Beautiful summer days are perfect for long walks with Baby and Sirius, our black lab/Catahoula leopard “puppy” (he’s a solid 60 pounds and almost two years old). Sirius might love our walks the most, but Baby is a champ at chilling in his stroller, chewing on his toys, and taking in the neighborhood sights. It’s great to get outside, breathe in the fresh air, soak up some sun, and fit in a bit of mild cardio. I also use our walks to sneak in some “me time” by listening to podcasts as stroll. One of my favorites is The Jillian Michaels Show. A self-funded side project, Jillian and her producer, Janice Ungaro, splice together short segments to make each weekly 40-60 minute episode. The show starts with an anecdote about something happening in their lives or commentary on recent news, usually with some sort of empowering moral at the end. For example, Jillian talked about severe back pain she was having due to her unaligned pelvis, a result of her skimping on leg and glute exercises. Moral of the story: there are no shortcuts.
Other segments include tips and new research on food, fitness, and happiness, interviews with related experts, and responding to questions from listeners’ emails or calls. I started listening (skeptically) after seeing the podcast on the iTunes charts, and subscribed because Jillian and Janice’s banter is really fun and engaging to listen to regardless of the content. Slowly though, some of the lessons sprinkled throughout the shows started to sink in. “When the student is ready, the teacher will appear.”
Over and over, Jillian talks about how her message is not about diet and exercise, but instead based on personal transformation. We each have to figure out what our own repetitive negative choices are affording us. What do we benefit by keeping on the extra pounds? What fears are we avoiding? Are we stretched so thin everywhere else, that food (or another outlet) serves as a deserved “treat,” an affordable and accessible way to reward ourselves? It sounds (and can be) deep, but Jillian has a way of taking these issues out of the darkness of our unconscious minds and making the person she’s talking to own up.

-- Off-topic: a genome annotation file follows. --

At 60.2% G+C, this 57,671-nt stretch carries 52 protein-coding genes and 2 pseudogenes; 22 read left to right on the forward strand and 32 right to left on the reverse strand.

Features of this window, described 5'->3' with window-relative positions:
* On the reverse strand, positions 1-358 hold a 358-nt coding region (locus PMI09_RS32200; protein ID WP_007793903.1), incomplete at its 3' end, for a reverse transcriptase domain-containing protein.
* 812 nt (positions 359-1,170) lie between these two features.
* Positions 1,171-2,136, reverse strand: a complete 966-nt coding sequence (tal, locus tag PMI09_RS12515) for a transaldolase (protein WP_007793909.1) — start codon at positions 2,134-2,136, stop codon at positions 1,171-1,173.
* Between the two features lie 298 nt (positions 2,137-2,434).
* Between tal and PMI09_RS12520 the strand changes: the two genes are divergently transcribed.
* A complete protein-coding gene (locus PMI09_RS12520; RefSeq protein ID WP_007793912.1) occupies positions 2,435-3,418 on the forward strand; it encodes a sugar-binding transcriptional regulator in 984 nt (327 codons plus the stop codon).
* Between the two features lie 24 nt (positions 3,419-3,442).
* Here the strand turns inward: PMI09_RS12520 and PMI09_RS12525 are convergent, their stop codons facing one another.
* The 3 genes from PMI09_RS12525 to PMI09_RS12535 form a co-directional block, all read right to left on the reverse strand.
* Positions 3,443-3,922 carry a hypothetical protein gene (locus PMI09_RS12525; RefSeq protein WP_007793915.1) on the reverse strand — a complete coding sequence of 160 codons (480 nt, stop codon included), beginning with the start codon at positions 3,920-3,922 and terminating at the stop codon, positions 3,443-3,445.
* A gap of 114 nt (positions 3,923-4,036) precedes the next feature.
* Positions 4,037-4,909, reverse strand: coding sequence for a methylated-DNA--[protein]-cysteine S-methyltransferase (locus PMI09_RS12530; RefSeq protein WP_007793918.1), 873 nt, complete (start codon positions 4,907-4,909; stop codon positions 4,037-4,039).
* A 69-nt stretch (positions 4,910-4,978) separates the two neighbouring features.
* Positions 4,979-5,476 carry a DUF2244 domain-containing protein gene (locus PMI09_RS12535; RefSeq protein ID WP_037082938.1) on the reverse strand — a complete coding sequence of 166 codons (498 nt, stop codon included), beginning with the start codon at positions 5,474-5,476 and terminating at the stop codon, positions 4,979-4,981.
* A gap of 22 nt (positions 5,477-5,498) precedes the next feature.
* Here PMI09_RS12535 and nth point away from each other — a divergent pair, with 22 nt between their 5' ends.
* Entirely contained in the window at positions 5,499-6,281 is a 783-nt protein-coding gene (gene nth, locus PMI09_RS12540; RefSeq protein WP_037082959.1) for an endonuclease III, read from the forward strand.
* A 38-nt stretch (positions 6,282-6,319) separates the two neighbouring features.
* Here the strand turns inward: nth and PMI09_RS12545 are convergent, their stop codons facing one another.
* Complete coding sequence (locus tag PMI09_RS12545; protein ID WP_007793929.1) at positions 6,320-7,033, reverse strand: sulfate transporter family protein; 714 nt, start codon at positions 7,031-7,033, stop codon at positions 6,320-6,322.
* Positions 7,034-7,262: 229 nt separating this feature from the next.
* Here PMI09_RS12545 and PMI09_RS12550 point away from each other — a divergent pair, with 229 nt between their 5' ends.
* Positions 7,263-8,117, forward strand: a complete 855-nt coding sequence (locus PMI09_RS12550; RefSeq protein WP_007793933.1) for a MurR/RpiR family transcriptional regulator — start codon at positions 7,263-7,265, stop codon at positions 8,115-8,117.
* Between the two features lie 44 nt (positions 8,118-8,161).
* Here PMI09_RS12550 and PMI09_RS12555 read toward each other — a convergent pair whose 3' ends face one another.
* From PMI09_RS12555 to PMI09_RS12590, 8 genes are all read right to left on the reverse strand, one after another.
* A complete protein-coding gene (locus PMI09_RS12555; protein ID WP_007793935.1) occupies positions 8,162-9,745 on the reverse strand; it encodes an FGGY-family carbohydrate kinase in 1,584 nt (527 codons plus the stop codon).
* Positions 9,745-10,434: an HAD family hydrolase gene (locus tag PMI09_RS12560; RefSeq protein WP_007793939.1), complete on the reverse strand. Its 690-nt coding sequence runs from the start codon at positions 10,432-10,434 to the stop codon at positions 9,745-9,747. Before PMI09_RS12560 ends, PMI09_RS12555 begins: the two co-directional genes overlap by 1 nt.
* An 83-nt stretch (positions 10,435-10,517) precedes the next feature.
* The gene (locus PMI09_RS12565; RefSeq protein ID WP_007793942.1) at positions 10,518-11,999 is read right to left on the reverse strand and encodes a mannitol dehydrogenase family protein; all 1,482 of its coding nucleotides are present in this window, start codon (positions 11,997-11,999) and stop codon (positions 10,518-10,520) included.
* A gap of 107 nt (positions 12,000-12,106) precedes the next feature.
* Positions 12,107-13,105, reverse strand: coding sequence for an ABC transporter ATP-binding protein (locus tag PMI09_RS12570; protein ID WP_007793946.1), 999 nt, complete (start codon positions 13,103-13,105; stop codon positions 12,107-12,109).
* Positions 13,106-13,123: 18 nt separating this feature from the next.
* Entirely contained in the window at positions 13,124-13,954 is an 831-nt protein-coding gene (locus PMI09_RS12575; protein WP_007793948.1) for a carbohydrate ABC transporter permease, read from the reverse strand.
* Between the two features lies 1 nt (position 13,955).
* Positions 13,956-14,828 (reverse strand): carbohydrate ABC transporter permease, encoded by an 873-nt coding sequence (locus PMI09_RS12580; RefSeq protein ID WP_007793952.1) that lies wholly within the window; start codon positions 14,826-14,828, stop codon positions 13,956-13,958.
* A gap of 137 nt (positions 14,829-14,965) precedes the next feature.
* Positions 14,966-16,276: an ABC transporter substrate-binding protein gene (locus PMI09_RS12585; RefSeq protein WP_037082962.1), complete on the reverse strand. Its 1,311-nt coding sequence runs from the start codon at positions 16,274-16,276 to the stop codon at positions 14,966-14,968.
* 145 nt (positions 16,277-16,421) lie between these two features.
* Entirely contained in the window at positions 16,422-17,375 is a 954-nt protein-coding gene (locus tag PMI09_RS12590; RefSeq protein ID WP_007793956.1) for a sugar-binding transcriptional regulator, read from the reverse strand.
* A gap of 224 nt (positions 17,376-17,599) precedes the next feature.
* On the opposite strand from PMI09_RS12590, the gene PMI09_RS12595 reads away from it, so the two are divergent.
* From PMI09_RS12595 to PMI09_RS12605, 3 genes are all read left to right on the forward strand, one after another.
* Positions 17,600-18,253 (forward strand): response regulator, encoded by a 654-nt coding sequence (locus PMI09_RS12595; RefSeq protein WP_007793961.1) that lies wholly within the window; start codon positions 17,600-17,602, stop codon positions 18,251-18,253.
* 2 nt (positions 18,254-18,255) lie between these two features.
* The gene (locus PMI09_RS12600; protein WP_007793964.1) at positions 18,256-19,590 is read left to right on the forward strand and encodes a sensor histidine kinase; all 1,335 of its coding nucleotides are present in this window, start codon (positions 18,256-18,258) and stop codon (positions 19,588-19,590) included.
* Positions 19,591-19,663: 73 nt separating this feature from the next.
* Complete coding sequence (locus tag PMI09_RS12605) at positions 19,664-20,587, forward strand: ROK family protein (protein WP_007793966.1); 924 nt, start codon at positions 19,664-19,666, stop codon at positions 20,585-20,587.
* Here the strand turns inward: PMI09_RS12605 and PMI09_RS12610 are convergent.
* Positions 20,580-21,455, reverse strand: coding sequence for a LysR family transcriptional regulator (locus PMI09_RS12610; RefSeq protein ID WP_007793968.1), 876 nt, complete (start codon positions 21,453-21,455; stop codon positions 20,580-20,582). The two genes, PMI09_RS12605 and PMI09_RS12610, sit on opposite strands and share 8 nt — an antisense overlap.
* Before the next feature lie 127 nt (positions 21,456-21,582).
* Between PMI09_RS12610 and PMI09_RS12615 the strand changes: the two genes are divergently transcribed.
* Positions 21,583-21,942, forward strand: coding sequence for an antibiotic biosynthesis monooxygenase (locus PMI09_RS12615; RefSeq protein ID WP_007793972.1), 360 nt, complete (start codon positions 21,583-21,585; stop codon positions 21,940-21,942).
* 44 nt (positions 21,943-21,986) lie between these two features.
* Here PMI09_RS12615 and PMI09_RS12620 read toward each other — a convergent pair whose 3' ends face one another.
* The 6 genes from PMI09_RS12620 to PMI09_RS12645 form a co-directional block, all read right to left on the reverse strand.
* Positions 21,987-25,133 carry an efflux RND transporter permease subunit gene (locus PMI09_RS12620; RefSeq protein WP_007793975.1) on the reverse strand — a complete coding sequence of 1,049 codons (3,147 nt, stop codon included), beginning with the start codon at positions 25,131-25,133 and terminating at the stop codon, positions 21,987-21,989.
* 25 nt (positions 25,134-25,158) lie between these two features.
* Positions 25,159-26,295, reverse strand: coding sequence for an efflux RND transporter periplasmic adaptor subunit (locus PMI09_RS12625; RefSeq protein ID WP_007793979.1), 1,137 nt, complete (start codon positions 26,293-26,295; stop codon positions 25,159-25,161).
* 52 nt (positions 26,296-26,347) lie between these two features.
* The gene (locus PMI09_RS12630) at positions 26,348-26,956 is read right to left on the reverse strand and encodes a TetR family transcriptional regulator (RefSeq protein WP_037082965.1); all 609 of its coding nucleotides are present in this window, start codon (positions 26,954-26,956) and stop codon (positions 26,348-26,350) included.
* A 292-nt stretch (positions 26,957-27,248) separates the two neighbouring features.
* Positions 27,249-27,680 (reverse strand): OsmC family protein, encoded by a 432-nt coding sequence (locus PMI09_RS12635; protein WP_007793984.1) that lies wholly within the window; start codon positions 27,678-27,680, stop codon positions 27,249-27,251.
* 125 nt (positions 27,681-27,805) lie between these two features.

Aside from some heartfelt moments with callers, the overall podcast is usually upbeat. This is probably why I could listen to different episodes almost daily for a few weeks before the core messages really started to sink in. As a listener, I can relate to the issues being discussed. The podcast repeatedly helps me to identify and own up to my own baggage. Jillian notes again and again that if we do not face the root of the problem, which is never really about the food, we will not be able move forward and sustain positive change.
If we truly want to live our lives to the fullest, we have to “do the work” (one of Jillian’s most mentioned mantras). It means we must face both our demons and our dreams, identify the reasons behind any self-destructive behavior, and then do the work emotionally and physically to get (back) on track. There are no shortcuts.
Does “do the work” resonate with you? How will you use it to maximize your life?
Oh yes when the student is ready the teacher will indeed appear. This continues to fascinate me as I move forward in my life and somehow stumble upon the person I need when I most need them.
This podcast sounds fabulous I am adding it to my list and will take a listen.
Great post and resonating with me a lot today.
Thank you for sharing. I’m happy to hear it’s connecting with you, too. So often help has been right in front of me, but I don’t realize it until I’m ready to accept a new challenge.
This totally resonates with me.
For any kind of change to happen there has to be a complete and total commitment. It can’t just be superficial or success will be short-lived. For example, I find when people say they have a goal of losing ten pounds, they’re not as successful as the person who says they want to live a healthy lifestyle (which includes eating well and exercising).
Thanks for sharing. It sounds like a great podcast!
Wishing you a lovely weekend.
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